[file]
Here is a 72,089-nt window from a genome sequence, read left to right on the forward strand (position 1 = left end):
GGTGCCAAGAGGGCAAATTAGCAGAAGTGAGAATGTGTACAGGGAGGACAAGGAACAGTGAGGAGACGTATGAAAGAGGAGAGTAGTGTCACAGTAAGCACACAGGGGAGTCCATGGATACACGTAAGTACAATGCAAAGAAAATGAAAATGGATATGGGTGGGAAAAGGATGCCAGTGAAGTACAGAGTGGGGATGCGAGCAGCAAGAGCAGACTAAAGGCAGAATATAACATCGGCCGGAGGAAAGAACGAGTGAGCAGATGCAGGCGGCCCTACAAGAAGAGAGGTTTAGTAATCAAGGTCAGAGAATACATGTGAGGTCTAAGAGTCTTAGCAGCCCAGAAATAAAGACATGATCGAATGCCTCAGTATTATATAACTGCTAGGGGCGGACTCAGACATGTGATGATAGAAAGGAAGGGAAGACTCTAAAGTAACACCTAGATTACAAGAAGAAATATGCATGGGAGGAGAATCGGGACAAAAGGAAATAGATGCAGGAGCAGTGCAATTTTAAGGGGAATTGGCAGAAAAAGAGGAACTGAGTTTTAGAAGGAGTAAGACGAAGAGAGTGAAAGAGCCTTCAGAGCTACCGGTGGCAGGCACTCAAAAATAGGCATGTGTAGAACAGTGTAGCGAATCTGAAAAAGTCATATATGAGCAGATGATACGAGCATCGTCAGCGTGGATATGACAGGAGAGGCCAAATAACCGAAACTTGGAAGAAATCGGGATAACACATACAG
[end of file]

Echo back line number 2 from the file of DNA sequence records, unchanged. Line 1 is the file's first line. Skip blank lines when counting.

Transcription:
GGTGCCAAGAGGGCAAATTAGCAGAAGTGAGAATGTGTACAGGGAGGACAAGGAACAGTGAGGAGACGTATGAAAGAGGAGAGTAGTGTCACAGTAAGCACACAGGGGAGTCCATGGATACACGTAAGTACAATGCAAAGAAAATGAAAATGGATATGGGTGGGAAAAGGATGCCAGTGAAGTACAGAGTGGGGATGCGAGCAGCAAGAGCAGACTAAAGGCAGAATATAACATCGGCCGGAGGAAAGAACGAGTGAGCAGATGCAGGCGGCCCTACAAGAAGAGAGGTTTAGTAATCAAGGTCAGAGAATACATGTGAGGTCTAAGAGTCTTAGCAGCCCAGAAATAAAGACATGATCGAATGCCTCAGTATTATATAACTGCTAGGGGCGGACTCAGACATGTGATGATAGAAAGGAAGGGAAGACTCTAAAGTAACACCTAGATTACAAGAAGAAATATGCATGGGAGGAGAATCGGGACAAAAGGAAATAGATGCAGGAGCAGTGCAATTTTAAGGGGAATTGGCAGAAAAAGAGGAACTGAGTTTTAGAAGGAGTAAGACGAAGAGAGTGAAAGAGCCTTCAGAGCTACCGGTGGCAGGCACTCAAAAATAGGCATGTGTAGAACAGTGTAGCGAATCTGAAAAAGTCATATATGAGCAGATGATACGAGCATCGTCAGCGTGGATATGACAGGAGAGGCCAAATAACCGAAACTTGGAAGAAATCGGGATAACACATACAG